By Levi Clancy for לוי on
פלטיאל יוזל Yosel Paltiel was born in Russia and his birthday was celebrated on October 20th 1897.
My birthdate is October 20, 1897. I was surprised that, when Sarah Levi had my Russian birth certificate translated, it said September 20, 1897. My mother always told me that I was born on Shabbat Shuva, the Holiest Sabbath of the year, which comes between Roshashona and Yom Kippur. I'll try through the Jewish agencies to see if that date in 1897 on the Jewish calendar can be matched to the current calendar. [A modern-day internet search turns up that date as October 2nd 1897.]
Life in Leeds
His family moved to Leeds.
In Leeds, when I was 10, I was asked to pull bastings in my dad's tailor shop which was in our home. It was like a small factory in the house and my dad employed some workers. Morris (Lewin) Levi worked with my father. ... While playing on a playground, I broke two front teeth on a steep angle so that the missing edges formed a large letter "A" and it was my trademark for a while. When on the playground, the teachers would blow a whistle once and we had to "freeze" in our tracks. When they blew the whistle again, we would queue up according to our height. I was the second shortest in the class.
I went to school until I was 13 and then got a work permit. From about the age of 10 until I was 13, I helped my father in the tailoring shop. I also took odd jobs in various stores but was very independent. If I didn't like the boss, I simply walked out. I earned 3 shillings a week which was about seventy five cents. For that, I worked ten to welve hours a day and, if I arrived 5 minutes late, I was penalized a whole hour on my pay. One boss would lose me in the morning and I'd have a new job that same afternoon.
Life in Toronto
"My brother Ben and I worked in a factory to reclaim rags."
Ben worked downstairs on a big machine that shredded the old rags. The shreds were then transported upstairs where I worked. The shreds were recycled into some kind of material and woven into fabric. It would then come to me to be fed into another big machine and to be cut automatically into sheets of a particular size. I was able to set up the load make it self-feeding so that I could nap for a couple of hours while it ran.
My brother downstairs had no such luck and had to work hard all of the time, whereas I could catch up on my sleep. I also worked as a plumber's helper and in a glove factory. When the first world war came along, I didn't want a temporary occupation, so I rented myself out as a plumber's helper or $5 a week for the first year and then $6 the second.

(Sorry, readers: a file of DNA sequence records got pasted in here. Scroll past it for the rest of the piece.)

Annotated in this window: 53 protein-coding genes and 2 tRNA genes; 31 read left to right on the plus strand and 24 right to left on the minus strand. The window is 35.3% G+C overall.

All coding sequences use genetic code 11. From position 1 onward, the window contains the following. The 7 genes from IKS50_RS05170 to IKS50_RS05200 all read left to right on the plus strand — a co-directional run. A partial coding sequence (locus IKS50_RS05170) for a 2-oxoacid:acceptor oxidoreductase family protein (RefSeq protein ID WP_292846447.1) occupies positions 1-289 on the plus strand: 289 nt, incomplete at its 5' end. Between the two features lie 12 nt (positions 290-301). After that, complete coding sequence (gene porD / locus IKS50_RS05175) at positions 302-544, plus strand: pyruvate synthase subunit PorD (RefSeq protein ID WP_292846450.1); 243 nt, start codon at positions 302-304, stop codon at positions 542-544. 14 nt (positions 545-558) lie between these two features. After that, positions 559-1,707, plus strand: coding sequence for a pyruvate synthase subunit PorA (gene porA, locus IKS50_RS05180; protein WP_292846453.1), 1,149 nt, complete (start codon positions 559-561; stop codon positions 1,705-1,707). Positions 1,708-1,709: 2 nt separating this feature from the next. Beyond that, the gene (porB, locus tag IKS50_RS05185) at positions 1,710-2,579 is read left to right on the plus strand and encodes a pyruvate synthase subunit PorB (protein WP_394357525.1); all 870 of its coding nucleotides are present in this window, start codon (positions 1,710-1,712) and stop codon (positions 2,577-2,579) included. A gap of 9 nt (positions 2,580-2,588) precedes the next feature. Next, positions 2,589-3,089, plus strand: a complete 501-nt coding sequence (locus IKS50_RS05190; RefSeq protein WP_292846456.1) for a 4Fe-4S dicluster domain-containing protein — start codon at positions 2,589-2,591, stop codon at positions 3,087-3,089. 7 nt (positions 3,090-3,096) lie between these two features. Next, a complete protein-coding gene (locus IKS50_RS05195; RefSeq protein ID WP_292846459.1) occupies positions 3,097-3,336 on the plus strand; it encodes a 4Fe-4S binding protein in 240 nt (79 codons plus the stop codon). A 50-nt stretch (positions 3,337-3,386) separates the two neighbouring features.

Move to United States
"I was worried about being drafted when I was about 17 and I didn't want to serve the anti-Semitic English, so I decided to go to the United States."
I got on a train in Toronto with my uncle, Reuben Levy, and we went to Windsor, Ontario, Canada where we were separated. Uncle Reuben was interrogated and arrested and sent back to Toronto. I had been "primed" to tell the right lies such as where I was from in the United States and what school I went to. It worked and I entered the United States illegally. I went by Ferry boat to Detroit and stayed there with a friend of an aunt while I waited for my brother Ben in Fresno to send me a ticket to go to California. I waited and waited only to find out, in a few days that the moment had been waiting for me all the time at the telegraph office.
Before I was able to leave Detroit for California, I had grown long hair and whiskers and I wanted to get cleaned up to look presentable so I went to a barbershop. He must have thought he had a sucker and he tried to give me the works. I told him that he could do whatever he wanted but that I was only going to pay for a haircut. He quickly changed his mind.
"When I finally got going, I had very little money and I couldn't afford to tell Uncle Morris and Brother Ben where I was."
Every day, they would go to the Santa Fe depot to look for me. When I finally got as far as Bakersfield, I sent them a telegram to Fresno where they were at the time. When I got to Fresno, we all greeted one another and sat down to eat. The doorbell rang and I answered it, only to receive my own telegram. My mother was there visiting Morris and Annie who sent her back to Toronto to get the rest of the family.
Life in Fresno
Joe started out in Fresno by scavenging for junk for Morris and Dave's business, but around 1921 he went to Hanford to run Morris' furniture store which he had kept there.
I went into partnership with Simon Forman in Fresno where we would comb the countryside for junk and then sell it to Uncle Morris.
To form the partnership, Simon had $150 in cash and I had just bought a Model-T Ford truck from Brother Ben. The crankshaft broke the first day.
Life in Turlock